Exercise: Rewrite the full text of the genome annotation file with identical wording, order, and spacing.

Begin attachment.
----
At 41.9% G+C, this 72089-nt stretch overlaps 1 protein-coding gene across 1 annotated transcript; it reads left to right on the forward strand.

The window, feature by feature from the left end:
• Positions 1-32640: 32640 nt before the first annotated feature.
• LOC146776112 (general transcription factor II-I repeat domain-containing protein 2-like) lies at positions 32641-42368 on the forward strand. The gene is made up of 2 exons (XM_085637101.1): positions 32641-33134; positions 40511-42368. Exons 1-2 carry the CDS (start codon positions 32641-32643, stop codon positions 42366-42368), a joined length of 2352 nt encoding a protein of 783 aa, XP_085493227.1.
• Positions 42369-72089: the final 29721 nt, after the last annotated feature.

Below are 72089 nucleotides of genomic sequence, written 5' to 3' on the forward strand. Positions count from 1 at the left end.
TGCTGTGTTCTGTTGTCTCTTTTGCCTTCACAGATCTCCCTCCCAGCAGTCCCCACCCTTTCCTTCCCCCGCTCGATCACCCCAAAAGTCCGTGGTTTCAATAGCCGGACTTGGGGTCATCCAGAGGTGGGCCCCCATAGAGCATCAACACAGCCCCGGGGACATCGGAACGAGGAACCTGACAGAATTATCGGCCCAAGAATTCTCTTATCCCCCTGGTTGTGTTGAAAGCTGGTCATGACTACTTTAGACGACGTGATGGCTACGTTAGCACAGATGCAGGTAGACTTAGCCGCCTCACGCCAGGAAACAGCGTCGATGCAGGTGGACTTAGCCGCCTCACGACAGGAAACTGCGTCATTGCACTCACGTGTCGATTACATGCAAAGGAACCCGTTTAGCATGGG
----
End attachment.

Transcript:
At 41.9% G+C, this 72089-nt stretch overlaps 1 protein-coding gene across 1 annotated transcript; it reads left to right on the forward strand.

The window, feature by feature from the left end:
• Positions 1-32640: 32640 nt before the first annotated feature.
• LOC146776112 (general transcription factor II-I repeat domain-containing protein 2-like) lies at positions 32641-42368 on the forward strand. The gene is made up of 2 exons (XM_085637101.1): positions 32641-33134; positions 40511-42368. Exons 1-2 carry the CDS (start codon positions 32641-32643, stop codon positions 42366-42368), a joined length of 2352 nt encoding a protein of 783 aa, XP_085493227.1.
• Positions 42369-72089: the final 29721 nt, after the last annotated feature.

Below are 72089 nucleotides of genomic sequence, written 5' to 3' on the forward strand. Positions count from 1 at the left end.
TGCTGTGTTCTGTTGTCTCTTTTGCCTTCACAGATCTCCCTCCCAGCAGTCCCCACCCTTTCCTTCCCCCGCTCGATCACCCCAAAAGTCCGTGGTTTCAATAGCCGGACTTGGGGTCATCCAGAGGTGGGCCCCCATAGAGCATCAACACAGCCCCGGGGACATCGGAACGAGGAACCTGACAGAATTATCGGCCCAAGAATTCTCTTATCCCCCTGGTTGTGTTGAAAGCTGGTCATGACTACTTTAGACGACGTGATGGCTACGTTAGCACAGATGCAGGTAGACTTAGCCGCCTCACGCCAGGAAACAGCGTCGATGCAGGTGGACTTAGCCGCCTCACGACAGGAAACTGCGTCATTGCACTCACGTGTCGATTACATGCAAAGGAACCCGTTTAGCATGGG